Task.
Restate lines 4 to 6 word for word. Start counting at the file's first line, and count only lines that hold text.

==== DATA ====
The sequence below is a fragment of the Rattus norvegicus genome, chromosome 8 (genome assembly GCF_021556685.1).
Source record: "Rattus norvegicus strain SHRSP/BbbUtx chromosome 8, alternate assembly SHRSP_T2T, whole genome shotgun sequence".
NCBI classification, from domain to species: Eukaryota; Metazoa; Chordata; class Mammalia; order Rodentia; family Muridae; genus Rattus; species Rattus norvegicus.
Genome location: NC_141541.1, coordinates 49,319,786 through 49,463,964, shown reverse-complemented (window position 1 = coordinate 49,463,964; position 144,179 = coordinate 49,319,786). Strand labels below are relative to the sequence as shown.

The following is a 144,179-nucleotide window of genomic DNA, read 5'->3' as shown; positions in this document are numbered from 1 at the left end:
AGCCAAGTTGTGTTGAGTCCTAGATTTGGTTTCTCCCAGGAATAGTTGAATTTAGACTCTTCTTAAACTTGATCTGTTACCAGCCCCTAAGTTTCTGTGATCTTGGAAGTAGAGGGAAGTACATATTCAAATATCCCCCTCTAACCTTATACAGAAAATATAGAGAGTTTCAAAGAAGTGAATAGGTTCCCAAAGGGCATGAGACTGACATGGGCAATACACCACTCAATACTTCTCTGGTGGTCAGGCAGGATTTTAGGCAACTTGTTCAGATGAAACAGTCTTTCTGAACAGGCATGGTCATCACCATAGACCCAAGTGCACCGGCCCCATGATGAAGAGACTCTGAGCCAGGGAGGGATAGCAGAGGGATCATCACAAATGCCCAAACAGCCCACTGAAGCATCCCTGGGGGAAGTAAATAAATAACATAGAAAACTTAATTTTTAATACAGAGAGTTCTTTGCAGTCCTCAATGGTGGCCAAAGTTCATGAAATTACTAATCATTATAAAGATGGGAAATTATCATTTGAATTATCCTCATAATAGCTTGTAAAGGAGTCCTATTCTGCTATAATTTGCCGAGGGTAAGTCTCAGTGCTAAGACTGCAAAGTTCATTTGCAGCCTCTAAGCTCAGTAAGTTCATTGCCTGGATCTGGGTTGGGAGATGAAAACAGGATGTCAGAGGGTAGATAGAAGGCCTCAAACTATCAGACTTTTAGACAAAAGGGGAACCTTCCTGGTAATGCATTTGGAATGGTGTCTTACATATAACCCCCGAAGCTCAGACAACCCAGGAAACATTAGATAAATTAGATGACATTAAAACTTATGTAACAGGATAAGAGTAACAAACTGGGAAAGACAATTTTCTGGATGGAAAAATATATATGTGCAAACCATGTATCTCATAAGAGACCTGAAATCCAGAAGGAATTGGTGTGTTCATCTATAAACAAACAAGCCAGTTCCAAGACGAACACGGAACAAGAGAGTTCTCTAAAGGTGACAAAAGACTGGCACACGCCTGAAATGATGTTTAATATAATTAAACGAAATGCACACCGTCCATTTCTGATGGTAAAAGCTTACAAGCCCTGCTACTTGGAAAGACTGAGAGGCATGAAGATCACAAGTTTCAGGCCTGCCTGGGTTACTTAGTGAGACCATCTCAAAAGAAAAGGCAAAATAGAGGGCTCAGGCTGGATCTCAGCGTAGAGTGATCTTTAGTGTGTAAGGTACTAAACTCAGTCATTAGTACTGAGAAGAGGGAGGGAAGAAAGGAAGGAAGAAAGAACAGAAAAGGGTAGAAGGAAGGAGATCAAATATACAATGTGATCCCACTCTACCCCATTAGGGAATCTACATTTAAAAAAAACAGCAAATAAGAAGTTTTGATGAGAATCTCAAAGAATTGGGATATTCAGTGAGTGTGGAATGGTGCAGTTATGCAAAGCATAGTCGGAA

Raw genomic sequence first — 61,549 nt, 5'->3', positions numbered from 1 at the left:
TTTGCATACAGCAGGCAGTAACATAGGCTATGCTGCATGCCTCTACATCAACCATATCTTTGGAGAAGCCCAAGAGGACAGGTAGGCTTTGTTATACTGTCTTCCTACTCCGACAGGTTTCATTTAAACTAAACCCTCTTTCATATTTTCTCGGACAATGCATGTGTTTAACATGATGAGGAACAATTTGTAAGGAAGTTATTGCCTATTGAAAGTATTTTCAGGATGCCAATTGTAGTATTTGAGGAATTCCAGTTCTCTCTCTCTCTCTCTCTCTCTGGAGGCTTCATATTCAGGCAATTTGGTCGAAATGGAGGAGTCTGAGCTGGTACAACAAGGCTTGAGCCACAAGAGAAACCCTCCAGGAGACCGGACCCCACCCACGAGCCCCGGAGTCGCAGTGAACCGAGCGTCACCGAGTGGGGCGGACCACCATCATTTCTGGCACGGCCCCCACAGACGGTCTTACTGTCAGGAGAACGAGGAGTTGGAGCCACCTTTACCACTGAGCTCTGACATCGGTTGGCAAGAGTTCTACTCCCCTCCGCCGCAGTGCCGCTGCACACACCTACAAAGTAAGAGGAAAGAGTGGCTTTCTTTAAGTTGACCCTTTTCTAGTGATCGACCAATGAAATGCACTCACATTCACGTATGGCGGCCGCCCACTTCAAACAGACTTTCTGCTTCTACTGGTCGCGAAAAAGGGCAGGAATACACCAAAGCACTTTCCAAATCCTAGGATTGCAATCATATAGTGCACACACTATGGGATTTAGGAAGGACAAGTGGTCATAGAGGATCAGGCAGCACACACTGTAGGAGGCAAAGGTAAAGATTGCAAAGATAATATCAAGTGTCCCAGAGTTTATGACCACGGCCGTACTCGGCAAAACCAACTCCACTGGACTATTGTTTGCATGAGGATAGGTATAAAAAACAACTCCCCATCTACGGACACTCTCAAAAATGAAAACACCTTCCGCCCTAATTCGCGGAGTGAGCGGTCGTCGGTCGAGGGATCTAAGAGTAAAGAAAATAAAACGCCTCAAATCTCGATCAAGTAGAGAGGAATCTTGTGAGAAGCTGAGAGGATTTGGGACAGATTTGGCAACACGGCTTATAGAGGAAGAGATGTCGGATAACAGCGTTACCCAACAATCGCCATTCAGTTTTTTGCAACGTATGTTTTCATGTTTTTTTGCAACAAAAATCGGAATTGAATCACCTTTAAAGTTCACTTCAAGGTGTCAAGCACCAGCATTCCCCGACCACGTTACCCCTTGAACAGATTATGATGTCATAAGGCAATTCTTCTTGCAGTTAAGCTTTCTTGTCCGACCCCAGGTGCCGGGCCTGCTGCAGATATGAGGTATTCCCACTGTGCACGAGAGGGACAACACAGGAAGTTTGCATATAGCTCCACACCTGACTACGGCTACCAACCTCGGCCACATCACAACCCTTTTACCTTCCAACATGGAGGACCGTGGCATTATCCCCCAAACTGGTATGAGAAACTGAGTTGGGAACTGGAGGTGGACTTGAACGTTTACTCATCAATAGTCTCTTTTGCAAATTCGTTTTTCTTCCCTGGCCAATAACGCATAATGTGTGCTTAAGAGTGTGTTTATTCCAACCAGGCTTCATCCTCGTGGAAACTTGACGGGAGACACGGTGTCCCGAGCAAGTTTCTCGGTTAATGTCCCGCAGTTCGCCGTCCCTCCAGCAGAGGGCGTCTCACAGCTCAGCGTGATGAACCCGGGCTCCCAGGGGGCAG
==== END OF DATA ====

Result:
Genome location: NC_141541.1, coordinates 49,319,786 through 49,463,964, shown reverse-complemented (window position 1 = coordinate 49,463,964; position 144,179 = coordinate 49,319,786). Strand labels below are relative to the sequence as shown.

The following is a 144,179-nucleotide window of genomic DNA, read 5'->3' as shown; positions in this document are numbered from 1 at the left end:
AGCCAAGTTGTGTTGAGTCCTAGATTTGGTTTCTCCCAGGAATAGTTGAATTTAGACTCTTCTTAAACTTGATCTGTTACCAGCCCCTAAGTTTCTGTGATCTTGGAAGTAGAGGGAAGTACATATTCAAATATCCCCCTCTAACCTTATACAGAAAATATAGAGAGTTTCAAAGAAGTGAATAGGTTCCCAAAGGGCATGAGACTGACATGGGCAATACACCACTCAATACTTCTCTGGTGGTCAGGCAGGATTTTAGGCAACTTGTTCAGATGAAACAGTCTTTCTGAACAGGCATGGTCATCACCATAGACCCAAGTGCACCGGCCCCATGATGAAGAGACTCTGAGCCAGGGAGGGATAGCAGAGGGATCATCACAAATGCCCAAACAGCCCACTGAAGCATCCCTGGGGGAAGTAAATAAATAACATAGAAAACTTAATTTTTAATACAGAGAGTTCTTTGCAGTCCTCAATGGTGGCCAAAGTTCATGAAATTACTAATCATTATAAAGATGGGAAATTATCATTTGAATTATCCTCATAATAGCTTGTAAAGGAGTCCTATTCTGCTATAATTTGCCGAGGGTAAGTCTCAGTGCTAAGACTGCAAAGTTCATTTGCAGCCTCTAAGCTCAGTAAGTTCATTGCCTGGATCTGGGTTGGGAGATGAAAACAGGATGTCAGAGGGTAGATAGAAGGCCTCAAACTATCAGACTTTTAGACAAAAGGGGAACCTTCCTGGTAATGCATTTGGAATGGTGTCTTACATATAACCCCCGAAGCTCAGACAACCCAGGAAACATTAGATAAATTAGATGACATTAAAACTTATGTAACAGGATAAGAGTAACAAACTGGGAAAGACAATTTTCTGGATGGAAAAATATATATGTGCAAACCATGTATCTCATAAGAGACCTGAAATCCAGAAGGAATTGGTGTGTTCATCTATAAACAAACAAGCCAGTTCCAAGACGAACACGGAACAAGAGAGTTCTCTAAAGGTGACAAAAGACTGGCACACGCCTGAAATGATGTTTAATATAATTAAACGAAATGCACACCGTCCATTTCTGATGGTAAAAGCTTACAAGCCCTGCTACTTGGAAAGACTGAGAGGCATGAAGATCACAAGTTTCAGGCCTGCCTGGGTTACTTAGTGAGACCATCTCAAAAGAAAAGGCAAAATAGAGGGCTCAGGCTGGATCTCAGCGTAGAGTGATCTTTAGTGTGTAAGGTACTAAACTCAGTCATTAGTACTGAGAAGAGGGAGGGAAGAAAGGAAGGAAGAAAGAACAGAAAAGGGTAGAAGGAAGGAGATCAAATATACAATGTGATCCCACTCTACCCCATTAGGGAATCTACATTTAAAAAAAACAGCAAATAAGAAGTTTTGATGAGAATCTCAAAGAATTGGGATATTCAGTGAGTGTGGAATGGTGCAGTTATGCAAAGCATAGTCGGAA